Fiber Menagerie – Part I

SophiaImagine it: Gainesville, Monday night, June, 2019, sitting on the Square, a knitter is asked what’s in her yarn by a non-knitting friend. Three natural fibers rolled out of the knitter’s mouth. Now that Sophia Petrillo has set the scene it’s time to get down to business.

There is actually a lot of fiber that can be spun into yarn and there are times the choices can be a little overwhelming.  I’ve not written an educational post for a while so it’s time to put together the mini primer for fiber basics.

Fiber can really be split into two main categories, natural and synthetic. This will be split into several posts over time because we are finding new ways to create fibers not only from natural sources but creating new synthetics ones, but we’ll start with some of the animal sourced fibers first.  I think we can comfortably say, most of the animals that produce a usable fiber that can be used sustainably in yarn production have been discovered.

All of these fibers come from animals that have either all or part of their wool/coat/fur harvested through shearing, combing, or collecting natural sheds during the spring and summer.  If done responsibly it does not injure the animal.  Although many of these animals are now found all over the world, many of these fibers are still harvested closest to the areas where the animal was natively found and domesticated.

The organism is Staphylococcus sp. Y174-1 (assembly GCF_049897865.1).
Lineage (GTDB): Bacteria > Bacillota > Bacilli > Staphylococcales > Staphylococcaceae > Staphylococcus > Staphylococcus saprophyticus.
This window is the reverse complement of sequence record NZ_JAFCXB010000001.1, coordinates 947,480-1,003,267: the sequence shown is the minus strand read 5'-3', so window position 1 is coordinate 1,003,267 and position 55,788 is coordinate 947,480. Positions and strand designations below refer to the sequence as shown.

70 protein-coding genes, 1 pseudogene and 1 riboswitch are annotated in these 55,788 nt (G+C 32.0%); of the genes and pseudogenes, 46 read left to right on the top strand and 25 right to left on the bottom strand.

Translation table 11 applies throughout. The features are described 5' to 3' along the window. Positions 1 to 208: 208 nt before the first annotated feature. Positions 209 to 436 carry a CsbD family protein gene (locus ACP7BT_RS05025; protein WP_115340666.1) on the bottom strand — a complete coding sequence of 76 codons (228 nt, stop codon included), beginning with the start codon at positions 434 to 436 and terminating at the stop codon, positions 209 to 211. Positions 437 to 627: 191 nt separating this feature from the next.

The Natural Critter Sourced Fibers

Funny-Sheep-Facts-1200x800
Baaaaaahhhhhh!

Wool! More specifically sheep’s wool is the most common animal sourced fiber spun into yarn.  It’s nature’s first dri-fit material.  Yep, wool will wick moisture away to be evaporated and despite the belief that wool can only be worn during the cold months it can be worn year round because of its wicking and thermogenic properties.  It also has UV resistant properties.  There are a few types of sheep wool fibers to watch out for, other than the generic wool term, you’ll find a couple of specialty sheep provided goodies.  Merino is a specific wool fiber that is less likely to cause allergic reactions and is touted as softer than most wools.  Shetland wool is specific to the Shetland Islands.  Icelandic wool – well you can guess where it comes from.  Regional wool varieties and types can cause this post to go on and on, but overall most sheep wool has similar properties. Sheep wool is harvested all around the world, but most notably the UK, New Zealand, and Australia.

 

 

p_media-original
Cashmere Goat

Cashmere! Also called Cash Here in some circles is supplied by the Cashmere goat.  It has a silky feel and is great for anything worn close to the skin during the cold months and is more or less the fiber gold standard – for now – cashmere’s supremacy is beginning to be challenged by other animal fibers that are more sustainably produced.  It’s very warm and very soft and incredibly insulating.  It’s pricy because of the time and effort it takes to comb and sort the useable fiber from the undercoat instead of the more coarse protective topcoat. The Cashmere goat is native to Tibet, China, Myanmar, Bhutan, Nepal, Ladakh and Baltistan (Kashmir region).

 

 

 

 

Quebec_angora_goat
Angora Goat